This weekend will be my fifth Studio to Stage (S2S) performance with the Joy of Motion Dance Center in Northeast Washington. Studio to Stage is a 10- to 12-week workshop where anyone who loves to dance can learn choreography and perform it in an intimate setting equipped with lighting, costumes, the whole nine.

My first experience really forced me out of my shell. Back in October of last year, I decided I wanted to throw caution to the wind and try a little something called “Foxy Tease.” Yep, it’s exactly what it sounds like, except we remain fully clothed. Derek Brown, choreographer extraordinaire, created a 14-minute theatrical piece complete with props and five costume changes set to music from the ’60s and ’70s. In his classes and choreography, he really encourages every woman, or man, to let loose and be comfortable and confident with who you are. It was here that I learned that my size didn’t matter. What mattered was my presentation on stage and really enjoying myself with my fellow Foxy Tease dancers. And that was when my addiction to Studio to Stage began.

The following session I decided to take it a step further and try the “Spice Raqs” belly dance performance workshop. After being a “foxy lady,” why not? With all of three actual belly dance technique classes under my belt, I was slightly worried about how I was going to pull off shimmies and hip rotations. Fortunately, I was lucky to be reintroduced to the art of belly dance with Yillah Natalia. Yillah, too, believes that you should be comfortable in the skin you’re in, and reinforces that in her students. It took me awhile to fully embrace having my midriff out. I actually wore a full-body stocking during the show. How I got away with it I’ll never know, but the following session I took “Spice Raqs” with Yillah again and let it all hang out, literally.

The fourth Studio to Stage was just as challenging for me as the first three. Not only was I stepping outside of my comfort zone again, but I was embarking on a dance style that would force me to break free of my former ballet training (we’re taking well over a decade ago, but it still sticks). Contemporary African with Taurus Broadhurst.

I first encountered Taurus backstage at a previous S2S and he was full of life. That made me curious to try one of his technique classes, and once I did, I decided that my next workshop would be his. This was the hardest of all because it took more of a toll on my body. The fusion of African dance and modern called for a certain amount of stamina, strength and technical ability, which I hadn’t experienced in many years. He pushed me to go the extra mile and really pull out the dancer I once was. Although a challenge physically, I would be lying if I said I wasn’t grateful for the experience.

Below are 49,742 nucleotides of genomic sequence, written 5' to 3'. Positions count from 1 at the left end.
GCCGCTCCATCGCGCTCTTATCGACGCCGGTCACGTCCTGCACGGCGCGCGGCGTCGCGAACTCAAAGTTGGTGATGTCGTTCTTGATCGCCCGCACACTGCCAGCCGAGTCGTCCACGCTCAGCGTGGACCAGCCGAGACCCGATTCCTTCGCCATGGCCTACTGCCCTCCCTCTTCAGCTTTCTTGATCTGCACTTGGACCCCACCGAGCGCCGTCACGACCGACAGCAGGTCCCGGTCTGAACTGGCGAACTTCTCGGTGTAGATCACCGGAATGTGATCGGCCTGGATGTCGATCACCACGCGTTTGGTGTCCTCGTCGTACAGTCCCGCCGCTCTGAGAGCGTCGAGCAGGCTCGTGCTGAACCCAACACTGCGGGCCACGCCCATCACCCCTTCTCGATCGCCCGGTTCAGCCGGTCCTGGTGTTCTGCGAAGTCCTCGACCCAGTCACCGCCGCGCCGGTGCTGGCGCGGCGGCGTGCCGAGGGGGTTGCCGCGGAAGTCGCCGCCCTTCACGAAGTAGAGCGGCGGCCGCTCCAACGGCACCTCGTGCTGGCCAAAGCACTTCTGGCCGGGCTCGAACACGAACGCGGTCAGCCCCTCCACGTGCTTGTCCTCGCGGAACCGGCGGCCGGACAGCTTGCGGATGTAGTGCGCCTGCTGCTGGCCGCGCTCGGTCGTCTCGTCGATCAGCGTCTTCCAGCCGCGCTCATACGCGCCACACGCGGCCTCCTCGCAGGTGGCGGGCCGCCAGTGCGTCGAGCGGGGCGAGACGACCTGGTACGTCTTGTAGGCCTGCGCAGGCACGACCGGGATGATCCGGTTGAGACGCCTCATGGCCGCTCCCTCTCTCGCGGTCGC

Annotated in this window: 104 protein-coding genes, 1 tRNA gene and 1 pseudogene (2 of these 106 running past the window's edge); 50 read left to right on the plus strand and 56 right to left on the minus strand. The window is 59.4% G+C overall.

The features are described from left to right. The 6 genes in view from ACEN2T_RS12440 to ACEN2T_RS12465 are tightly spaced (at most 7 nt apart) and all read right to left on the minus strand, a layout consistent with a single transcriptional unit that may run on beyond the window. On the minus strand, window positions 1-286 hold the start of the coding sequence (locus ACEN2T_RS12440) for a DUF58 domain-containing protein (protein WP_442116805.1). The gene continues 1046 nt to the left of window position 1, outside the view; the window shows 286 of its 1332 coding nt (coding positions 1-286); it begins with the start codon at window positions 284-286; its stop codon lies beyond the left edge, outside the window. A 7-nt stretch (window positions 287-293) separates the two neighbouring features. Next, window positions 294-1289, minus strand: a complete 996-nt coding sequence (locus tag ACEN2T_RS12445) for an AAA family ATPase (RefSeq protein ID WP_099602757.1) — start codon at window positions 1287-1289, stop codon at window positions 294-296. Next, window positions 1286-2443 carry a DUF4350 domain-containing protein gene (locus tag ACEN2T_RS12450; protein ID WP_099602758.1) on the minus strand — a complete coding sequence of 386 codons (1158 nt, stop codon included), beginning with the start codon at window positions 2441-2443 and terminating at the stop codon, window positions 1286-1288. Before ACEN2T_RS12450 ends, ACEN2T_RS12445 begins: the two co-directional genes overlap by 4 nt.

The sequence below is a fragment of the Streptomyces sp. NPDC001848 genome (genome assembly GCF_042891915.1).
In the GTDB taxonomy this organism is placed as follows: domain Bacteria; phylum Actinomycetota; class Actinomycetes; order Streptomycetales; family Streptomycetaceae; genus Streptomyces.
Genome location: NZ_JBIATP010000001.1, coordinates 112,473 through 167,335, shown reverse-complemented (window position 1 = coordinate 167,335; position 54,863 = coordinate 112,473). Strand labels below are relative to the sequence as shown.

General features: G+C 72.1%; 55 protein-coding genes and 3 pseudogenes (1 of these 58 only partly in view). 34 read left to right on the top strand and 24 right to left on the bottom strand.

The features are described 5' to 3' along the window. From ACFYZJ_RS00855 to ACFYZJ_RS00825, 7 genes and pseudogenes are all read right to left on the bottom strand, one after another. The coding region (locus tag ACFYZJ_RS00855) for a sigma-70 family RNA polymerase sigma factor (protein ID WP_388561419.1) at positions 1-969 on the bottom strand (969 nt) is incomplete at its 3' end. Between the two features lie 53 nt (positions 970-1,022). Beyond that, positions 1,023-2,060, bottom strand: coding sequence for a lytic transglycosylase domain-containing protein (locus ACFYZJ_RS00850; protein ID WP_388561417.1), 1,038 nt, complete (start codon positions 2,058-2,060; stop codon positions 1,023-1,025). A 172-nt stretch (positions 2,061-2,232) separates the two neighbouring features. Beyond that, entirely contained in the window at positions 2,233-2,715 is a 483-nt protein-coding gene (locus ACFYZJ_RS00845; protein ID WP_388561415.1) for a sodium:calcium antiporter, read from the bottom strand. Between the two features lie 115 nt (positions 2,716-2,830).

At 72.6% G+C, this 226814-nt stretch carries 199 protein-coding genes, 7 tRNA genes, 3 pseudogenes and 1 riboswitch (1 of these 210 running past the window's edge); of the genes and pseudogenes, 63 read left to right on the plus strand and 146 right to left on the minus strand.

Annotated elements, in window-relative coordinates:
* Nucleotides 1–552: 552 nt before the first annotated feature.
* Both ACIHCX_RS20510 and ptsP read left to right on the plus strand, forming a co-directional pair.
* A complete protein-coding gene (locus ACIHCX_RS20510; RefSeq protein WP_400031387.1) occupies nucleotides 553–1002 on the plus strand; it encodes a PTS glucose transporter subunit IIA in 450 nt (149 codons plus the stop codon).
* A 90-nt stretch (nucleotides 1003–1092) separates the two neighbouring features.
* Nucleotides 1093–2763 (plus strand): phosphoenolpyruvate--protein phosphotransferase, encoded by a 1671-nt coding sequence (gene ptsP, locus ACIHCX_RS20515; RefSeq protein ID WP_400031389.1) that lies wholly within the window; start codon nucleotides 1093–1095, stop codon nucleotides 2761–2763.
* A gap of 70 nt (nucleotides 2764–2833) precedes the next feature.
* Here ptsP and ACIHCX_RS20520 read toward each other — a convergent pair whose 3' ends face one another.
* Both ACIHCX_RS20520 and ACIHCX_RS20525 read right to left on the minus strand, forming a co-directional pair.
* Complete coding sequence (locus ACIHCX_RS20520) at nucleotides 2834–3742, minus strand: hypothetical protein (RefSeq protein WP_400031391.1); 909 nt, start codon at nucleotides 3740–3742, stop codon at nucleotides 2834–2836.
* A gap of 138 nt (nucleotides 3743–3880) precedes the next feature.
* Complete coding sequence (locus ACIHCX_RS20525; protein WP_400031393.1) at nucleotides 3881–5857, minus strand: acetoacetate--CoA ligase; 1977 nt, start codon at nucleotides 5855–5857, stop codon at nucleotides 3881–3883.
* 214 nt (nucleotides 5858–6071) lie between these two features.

That brings us to this weekend’s performance. This time around, I doubled up and decided to try modern with Helanius Wilkins and do one last “Spice Raqs” with Yillah. This will be Yillah’s grand finale as instructor and choreographer, as she plans to retire. Naturally, she’ll be going out with a bang, all due to the choice of music we’ll be performing to: “Gangnam Style” by Psy. I can’t get into detail about the performance, but feel free to come see the show for yourself this weekend.

This go-round, my performance experiences are like night and day. Helanius’s piece calls for reflection and finding a connection with the work and the other dancers. We spent time during one of our rehearsal sessions doing some reflective writing, which really helped me tap into my innermost thoughts and caused a resurfacing of emotion that I had not addressed regarding a former dance mentor, but I digress. This allowed for me to fully understand the meaning of the choreographic work on a deeper, maybe even more spiritual level. Yeah, it’s like that. Yillah’s piece, as you can imagine, is full of a playful, more sassy energy that will surely get the crowd going.

As you can see, there’s an ongoing theme here. These showcases aren’t about who is the prima ballerina or diva. They’re about a group of individuals, with the guidance of inspiring and uplifting instructors, who dance for the enjoyment of it and are encouraged to do so no matter their shape, size or ability. The beauty of Joy of Motion is that their motto is “Dance is for EVERYONE!” With a faculty that holds strong to this belief, it makes it that much easier and less stressful for those who want to dance for the fun of it, with no judgement.

Leilah Reese is a news aide at The Washington Post. For more updates on her fitness goals, follow her on Twitter and check here each Tuesday for a new blog post.

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